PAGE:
Regarding overuse of antibiotics for sinus infections, Dr. Benninger said, “We are stuck. Patients demand a treatment for a self-limiting problem, like a cold with runny nose and cough. They are convinced that antibiotics make them better quicker, and they are angry when they don’t get antibiotics.”
Explore This IssueJuly 2007
If a cold lasts longer than seven to 10 days, the cause is more likely to be bacterial than viral—but this is true in only 60% of cases, he continued.
“Chronic rhinosinusitis is a different ballgame from acute rhinosinusitis,” he said. “There is no evidence that antibiotics are effective for chronic rhinosinusitis, which has multiple causes, some of which we don’t understand. The best treatment is anti-inflammatory medications, such as intranasal or systemic steroids [for which there is no FDA approval] and repetitive irrigation for symptom relief,” Dr. Benninger said. In selected patients, there is some evidence that low (subtherapeutic) doses of macrolides, “which are not very good antibiotics,” may be helpful in chronic inflammatory sinusitis, he continued, because of an anti-inflammatory, not a true antibiotic, effect.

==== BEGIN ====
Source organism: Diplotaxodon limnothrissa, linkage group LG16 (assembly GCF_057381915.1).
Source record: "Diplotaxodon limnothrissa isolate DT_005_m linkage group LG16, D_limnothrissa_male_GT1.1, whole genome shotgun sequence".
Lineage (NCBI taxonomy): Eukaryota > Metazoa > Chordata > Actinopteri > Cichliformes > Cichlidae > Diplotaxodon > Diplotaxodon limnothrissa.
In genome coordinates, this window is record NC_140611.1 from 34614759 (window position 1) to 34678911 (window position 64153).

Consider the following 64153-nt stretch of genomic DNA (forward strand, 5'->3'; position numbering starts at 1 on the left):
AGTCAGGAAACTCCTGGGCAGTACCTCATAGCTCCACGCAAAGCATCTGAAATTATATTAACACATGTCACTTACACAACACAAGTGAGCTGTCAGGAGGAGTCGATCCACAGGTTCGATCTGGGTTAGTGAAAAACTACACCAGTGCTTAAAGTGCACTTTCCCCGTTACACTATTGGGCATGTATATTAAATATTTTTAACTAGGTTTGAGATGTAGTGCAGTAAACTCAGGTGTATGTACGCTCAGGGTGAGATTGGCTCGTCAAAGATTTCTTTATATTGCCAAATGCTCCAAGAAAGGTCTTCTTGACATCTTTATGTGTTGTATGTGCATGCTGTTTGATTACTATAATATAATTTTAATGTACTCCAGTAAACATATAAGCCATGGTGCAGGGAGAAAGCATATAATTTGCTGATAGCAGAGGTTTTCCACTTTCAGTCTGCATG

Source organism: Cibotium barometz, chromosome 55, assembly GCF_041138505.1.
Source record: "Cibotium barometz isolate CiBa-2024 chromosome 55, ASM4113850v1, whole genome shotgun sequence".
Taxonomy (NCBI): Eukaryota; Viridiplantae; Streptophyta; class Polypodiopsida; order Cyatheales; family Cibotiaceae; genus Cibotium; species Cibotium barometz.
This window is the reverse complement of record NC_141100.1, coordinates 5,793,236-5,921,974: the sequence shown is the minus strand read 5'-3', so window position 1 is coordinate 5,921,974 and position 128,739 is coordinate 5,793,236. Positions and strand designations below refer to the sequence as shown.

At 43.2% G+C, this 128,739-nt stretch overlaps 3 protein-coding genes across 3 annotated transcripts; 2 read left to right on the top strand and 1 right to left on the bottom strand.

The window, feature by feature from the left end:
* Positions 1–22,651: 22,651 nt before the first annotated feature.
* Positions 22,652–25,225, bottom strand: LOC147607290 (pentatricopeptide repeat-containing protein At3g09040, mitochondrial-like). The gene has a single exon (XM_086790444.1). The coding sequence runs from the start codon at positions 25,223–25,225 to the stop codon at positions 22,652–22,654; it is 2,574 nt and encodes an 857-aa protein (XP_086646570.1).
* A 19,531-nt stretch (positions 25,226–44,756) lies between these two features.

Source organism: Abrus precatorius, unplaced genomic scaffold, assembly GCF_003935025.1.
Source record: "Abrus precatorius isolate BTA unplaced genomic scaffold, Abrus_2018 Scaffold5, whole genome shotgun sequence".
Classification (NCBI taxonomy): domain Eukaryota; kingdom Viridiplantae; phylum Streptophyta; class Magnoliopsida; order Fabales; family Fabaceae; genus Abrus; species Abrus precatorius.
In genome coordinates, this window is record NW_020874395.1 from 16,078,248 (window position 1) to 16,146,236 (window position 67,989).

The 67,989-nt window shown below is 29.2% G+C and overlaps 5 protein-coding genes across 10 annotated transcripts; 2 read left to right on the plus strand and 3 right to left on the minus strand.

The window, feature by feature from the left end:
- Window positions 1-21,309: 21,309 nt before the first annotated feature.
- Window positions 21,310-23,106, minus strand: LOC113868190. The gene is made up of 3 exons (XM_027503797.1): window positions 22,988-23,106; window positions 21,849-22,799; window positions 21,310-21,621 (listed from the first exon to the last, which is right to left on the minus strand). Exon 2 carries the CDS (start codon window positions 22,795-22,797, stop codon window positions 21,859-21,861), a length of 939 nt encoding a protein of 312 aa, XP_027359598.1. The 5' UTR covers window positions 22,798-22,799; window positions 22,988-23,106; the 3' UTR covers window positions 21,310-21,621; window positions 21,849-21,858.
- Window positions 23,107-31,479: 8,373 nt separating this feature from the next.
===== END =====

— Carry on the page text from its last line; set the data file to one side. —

Emergency room doctors and family physicians are usually pressed for time and when confronted with patients who demand a drug, they prescribe an antibiotic, thinking it can do no harm. Patients with sinusitis may be more likely to heed the advice of an otolaryngologist, Dr. Benninger noted.
“If a patient comes in with a cold of four or five days’ duration, I tell him or her that statistics show that it is exceedingly unlikely that the infection is bacterial. I tell them I can obtain a culture, which takes two days, and I also tell them that if there is no improvement on day 7 or 8, to call the office for a prescription for an antibiotic,” he said.
©2007 The Triological Society